PetMed Express (PETS) does business as 1-800-PetMeds, an online/mail order pet pharmacy. The Company markets prescription and non-prescription pet medications, and other health products for dogs, cats, and horses direct to the consumer. The Company markets its products through national television, online, and direct mail/print advertising campaigns.
Sales, Earnings, Free Cash Flow
|Years||Revenue (in thousands)|
Revenue growth over the past 5 years has been relatively strong, considering the size (market cap of 230 million) of the company and the state of the economy. Still, sales fell by 2.8% in 2011, and as of Q1 2012, they are about 1.1% below Q1 2011.
Though the past few years have been rough, if you look at the 10 year period of 2002-2011, sales have grown by an astounding average of 24.3% a year.
EPS has grown by an average of 41.2% a year for the past decade, which is very impressive. This is the result mostly of increased sales and earnings – over this time period outstanding shares have risen by about 3.5% a year.
Analysts expect PETS to earn only $0.76 in 2012, a decrease of about 17%. Then, in 2013, earnings are expected to increase slightly to $0.87.
Free cash flow per diluted share has also seen a steady rise, from $0 in 2002 to a solid $1.30 in 2011. Although I don’t usually like to see companies with any years of negative free cash flow, (which PETS had in 2003), the strong growth and relatively small size of this young company allow me to cut it some slack.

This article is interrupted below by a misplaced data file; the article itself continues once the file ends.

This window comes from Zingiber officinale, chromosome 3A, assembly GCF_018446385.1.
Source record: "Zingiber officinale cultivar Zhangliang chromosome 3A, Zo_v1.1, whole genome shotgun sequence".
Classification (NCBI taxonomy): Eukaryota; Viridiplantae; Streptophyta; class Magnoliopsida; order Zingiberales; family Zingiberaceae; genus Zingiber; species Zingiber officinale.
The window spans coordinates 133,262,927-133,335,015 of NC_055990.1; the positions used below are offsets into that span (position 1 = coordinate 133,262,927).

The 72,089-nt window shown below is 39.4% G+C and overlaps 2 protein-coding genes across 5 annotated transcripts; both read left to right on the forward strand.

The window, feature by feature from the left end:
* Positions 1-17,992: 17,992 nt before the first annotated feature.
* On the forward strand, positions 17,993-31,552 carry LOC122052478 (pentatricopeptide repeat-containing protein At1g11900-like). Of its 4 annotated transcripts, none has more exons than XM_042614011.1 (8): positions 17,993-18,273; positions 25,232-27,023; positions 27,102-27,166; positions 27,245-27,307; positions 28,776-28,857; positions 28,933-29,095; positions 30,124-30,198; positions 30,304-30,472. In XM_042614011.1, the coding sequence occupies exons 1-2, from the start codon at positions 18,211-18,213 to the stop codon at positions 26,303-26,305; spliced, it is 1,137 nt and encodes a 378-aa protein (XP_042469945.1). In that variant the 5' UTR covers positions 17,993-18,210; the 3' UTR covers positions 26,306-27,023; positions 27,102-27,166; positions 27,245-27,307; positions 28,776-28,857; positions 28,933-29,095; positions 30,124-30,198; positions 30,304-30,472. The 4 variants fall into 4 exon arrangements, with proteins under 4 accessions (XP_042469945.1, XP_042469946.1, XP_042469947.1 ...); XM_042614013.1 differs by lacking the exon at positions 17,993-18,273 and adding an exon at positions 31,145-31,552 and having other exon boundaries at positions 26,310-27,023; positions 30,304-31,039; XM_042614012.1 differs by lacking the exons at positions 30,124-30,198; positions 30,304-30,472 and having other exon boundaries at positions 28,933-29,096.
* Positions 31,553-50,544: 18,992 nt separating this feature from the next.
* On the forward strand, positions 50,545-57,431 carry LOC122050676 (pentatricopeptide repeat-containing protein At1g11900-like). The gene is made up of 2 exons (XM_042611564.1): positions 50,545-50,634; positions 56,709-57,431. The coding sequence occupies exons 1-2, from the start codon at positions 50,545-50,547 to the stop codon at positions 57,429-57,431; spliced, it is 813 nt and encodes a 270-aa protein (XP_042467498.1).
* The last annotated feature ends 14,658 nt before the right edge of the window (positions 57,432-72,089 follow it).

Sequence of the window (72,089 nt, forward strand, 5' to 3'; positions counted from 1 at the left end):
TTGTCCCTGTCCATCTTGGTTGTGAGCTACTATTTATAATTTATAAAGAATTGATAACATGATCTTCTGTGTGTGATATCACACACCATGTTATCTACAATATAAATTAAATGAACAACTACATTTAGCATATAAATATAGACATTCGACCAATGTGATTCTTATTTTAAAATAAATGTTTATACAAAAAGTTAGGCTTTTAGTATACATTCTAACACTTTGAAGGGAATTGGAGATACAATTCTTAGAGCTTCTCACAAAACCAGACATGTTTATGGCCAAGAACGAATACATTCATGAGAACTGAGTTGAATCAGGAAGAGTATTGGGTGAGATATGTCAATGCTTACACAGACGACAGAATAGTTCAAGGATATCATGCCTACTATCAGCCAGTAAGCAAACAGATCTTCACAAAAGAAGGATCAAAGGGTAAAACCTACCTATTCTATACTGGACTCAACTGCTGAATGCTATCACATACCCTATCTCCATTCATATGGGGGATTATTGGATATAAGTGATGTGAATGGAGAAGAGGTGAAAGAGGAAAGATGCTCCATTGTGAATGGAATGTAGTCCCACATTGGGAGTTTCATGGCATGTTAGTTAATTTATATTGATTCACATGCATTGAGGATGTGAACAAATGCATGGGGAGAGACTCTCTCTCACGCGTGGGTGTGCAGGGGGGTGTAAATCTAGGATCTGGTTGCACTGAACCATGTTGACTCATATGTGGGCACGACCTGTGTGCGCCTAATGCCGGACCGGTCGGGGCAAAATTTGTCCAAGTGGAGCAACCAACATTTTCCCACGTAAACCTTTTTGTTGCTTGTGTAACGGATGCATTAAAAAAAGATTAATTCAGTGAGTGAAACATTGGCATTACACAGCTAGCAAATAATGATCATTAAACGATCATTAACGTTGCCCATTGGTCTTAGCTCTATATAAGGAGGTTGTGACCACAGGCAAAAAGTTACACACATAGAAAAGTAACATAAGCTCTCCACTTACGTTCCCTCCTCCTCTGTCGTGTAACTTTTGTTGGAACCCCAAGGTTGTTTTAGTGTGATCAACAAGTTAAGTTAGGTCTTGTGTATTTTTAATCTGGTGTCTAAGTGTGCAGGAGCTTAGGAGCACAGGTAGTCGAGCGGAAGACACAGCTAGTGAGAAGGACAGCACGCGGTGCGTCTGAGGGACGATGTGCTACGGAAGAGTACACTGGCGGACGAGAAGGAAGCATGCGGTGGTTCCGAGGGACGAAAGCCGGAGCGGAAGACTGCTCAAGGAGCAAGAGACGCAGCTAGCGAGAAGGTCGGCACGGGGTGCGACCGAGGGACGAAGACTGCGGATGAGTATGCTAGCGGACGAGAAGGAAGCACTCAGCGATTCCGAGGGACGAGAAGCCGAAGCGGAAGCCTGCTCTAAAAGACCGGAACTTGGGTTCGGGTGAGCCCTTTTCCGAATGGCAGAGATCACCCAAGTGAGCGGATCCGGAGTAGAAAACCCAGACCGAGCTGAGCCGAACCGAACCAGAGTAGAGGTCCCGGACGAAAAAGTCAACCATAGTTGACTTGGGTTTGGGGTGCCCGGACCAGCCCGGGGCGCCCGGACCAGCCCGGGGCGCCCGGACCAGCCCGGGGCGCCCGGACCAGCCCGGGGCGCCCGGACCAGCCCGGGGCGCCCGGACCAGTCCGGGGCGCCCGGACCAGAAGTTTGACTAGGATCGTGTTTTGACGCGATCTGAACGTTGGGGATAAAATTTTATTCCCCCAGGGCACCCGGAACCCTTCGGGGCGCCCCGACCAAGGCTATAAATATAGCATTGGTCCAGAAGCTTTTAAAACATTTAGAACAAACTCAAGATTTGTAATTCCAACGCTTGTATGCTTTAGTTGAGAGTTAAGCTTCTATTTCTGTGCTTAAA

Margins have been showing quite an uptrend. Gross margin has dipped some, from the low 40’s in the early aughts to about 36% now. However, more than balancing the drop in gross margin has been a steady rise in both operating and net, with operating growing from 2% to 17% and net from 2% to 10%. All margins dipped in 2011, and this may be something to keep an eye on – declining margins could signal a faltering company .
Dividends and Stock BuyBacks
PETS has only paid a dividend since 2010, so it’s to immature for most serious dividend investors. But that doesn’t mean it’s not a worthwhile investment – a journey of one thousand miles begins with 1 step – or so I’ve heard.
After the first year of the dividend, they increased it a whopping 60%, from $0.30 to $0.48. The last quarterly raise was in back in August of 2010, when the dividend was increased from $0.10 a quarter to $0.125, for a yearly payout of $0.50.
In addition to the dividend, PETS has recently instituted a fourth share buyback program for 20 million. Not exactly huge numbers, but PETS has managed to take about 1.7% of its shares off the market since 2007, and this should continue at about the same pace, or even slightly faster, since the price has fallen from it’s highs of low 20’s to its current price of $10.82
There is not a whole lot of information to go on for payout ratios, since the dividend is so new. But just to say we have, let’s look – as far as the earnings based ratio, the payout shot from 26% in 2010 to 52% in 2011. This is a bit worrisome, especially considering 2012 may be even worse. PETS has claimed on their website a desire to continue paying a dividend.
Cash wise, they are in a bit better shape. The payout ratio was 26% in 2010, and only 37% in 2011. This leaves some breathing space, and though I wonder if we will see a dividend increase this year, I at least feel confident the dividend will not be cut – at least not yet.
The balance sheet here is not just clean – it is totally pristine. The only other debt-free company I have analyzed was Microsoft, and even they have taken on some debt in the past few years.